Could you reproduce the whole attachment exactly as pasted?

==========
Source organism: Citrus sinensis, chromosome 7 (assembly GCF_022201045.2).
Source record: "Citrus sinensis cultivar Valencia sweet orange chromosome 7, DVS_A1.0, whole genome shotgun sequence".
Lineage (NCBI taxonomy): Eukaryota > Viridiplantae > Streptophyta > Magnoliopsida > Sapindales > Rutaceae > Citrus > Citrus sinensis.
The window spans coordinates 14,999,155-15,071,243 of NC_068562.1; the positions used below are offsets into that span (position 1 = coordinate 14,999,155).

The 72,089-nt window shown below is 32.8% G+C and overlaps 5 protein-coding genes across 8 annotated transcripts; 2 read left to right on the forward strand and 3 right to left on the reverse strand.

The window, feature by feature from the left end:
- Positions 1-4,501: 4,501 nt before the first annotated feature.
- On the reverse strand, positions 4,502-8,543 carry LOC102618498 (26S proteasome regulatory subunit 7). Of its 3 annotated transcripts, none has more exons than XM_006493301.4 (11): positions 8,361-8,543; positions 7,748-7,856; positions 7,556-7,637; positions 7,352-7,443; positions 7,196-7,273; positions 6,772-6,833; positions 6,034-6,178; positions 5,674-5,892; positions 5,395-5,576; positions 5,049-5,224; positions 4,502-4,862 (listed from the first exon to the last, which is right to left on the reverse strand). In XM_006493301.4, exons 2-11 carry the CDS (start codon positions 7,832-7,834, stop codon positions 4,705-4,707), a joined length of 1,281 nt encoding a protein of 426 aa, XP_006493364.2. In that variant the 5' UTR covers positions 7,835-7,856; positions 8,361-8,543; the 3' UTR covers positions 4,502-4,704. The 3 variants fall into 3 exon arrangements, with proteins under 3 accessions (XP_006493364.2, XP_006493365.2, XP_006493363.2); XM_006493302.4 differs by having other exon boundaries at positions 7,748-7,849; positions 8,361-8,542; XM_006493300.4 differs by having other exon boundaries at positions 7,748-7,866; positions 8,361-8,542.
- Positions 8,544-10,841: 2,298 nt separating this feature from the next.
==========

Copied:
Source organism: Citrus sinensis, chromosome 7 (assembly GCF_022201045.2).
Source record: "Citrus sinensis cultivar Valencia sweet orange chromosome 7, DVS_A1.0, whole genome shotgun sequence".
Lineage (NCBI taxonomy): Eukaryota > Viridiplantae > Streptophyta > Magnoliopsida > Sapindales > Rutaceae > Citrus > Citrus sinensis.
The window spans coordinates 14,999,155-15,071,243 of NC_068562.1; the positions used below are offsets into that span (position 1 = coordinate 14,999,155).

The 72,089-nt window shown below is 32.8% G+C and overlaps 5 protein-coding genes across 8 annotated transcripts; 2 read left to right on the forward strand and 3 right to left on the reverse strand.

The window, feature by feature from the left end:
- Positions 1-4,501: 4,501 nt before the first annotated feature.
- On the reverse strand, positions 4,502-8,543 carry LOC102618498 (26S proteasome regulatory subunit 7). Of its 3 annotated transcripts, none has more exons than XM_006493301.4 (11): positions 8,361-8,543; positions 7,748-7,856; positions 7,556-7,637; positions 7,352-7,443; positions 7,196-7,273; positions 6,772-6,833; positions 6,034-6,178; positions 5,674-5,892; positions 5,395-5,576; positions 5,049-5,224; positions 4,502-4,862 (listed from the first exon to the last, which is right to left on the reverse strand). In XM_006493301.4, exons 2-11 carry the CDS (start codon positions 7,832-7,834, stop codon positions 4,705-4,707), a joined length of 1,281 nt encoding a protein of 426 aa, XP_006493364.2. In that variant the 5' UTR covers positions 7,835-7,856; positions 8,361-8,543; the 3' UTR covers positions 4,502-4,704. The 3 variants fall into 3 exon arrangements, with proteins under 3 accessions (XP_006493364.2, XP_006493365.2, XP_006493363.2); XM_006493302.4 differs by having other exon boundaries at positions 7,748-7,849; positions 8,361-8,542; XM_006493300.4 differs by having other exon boundaries at positions 7,748-7,866; positions 8,361-8,542.
- Positions 8,544-10,841: 2,298 nt separating this feature from the next.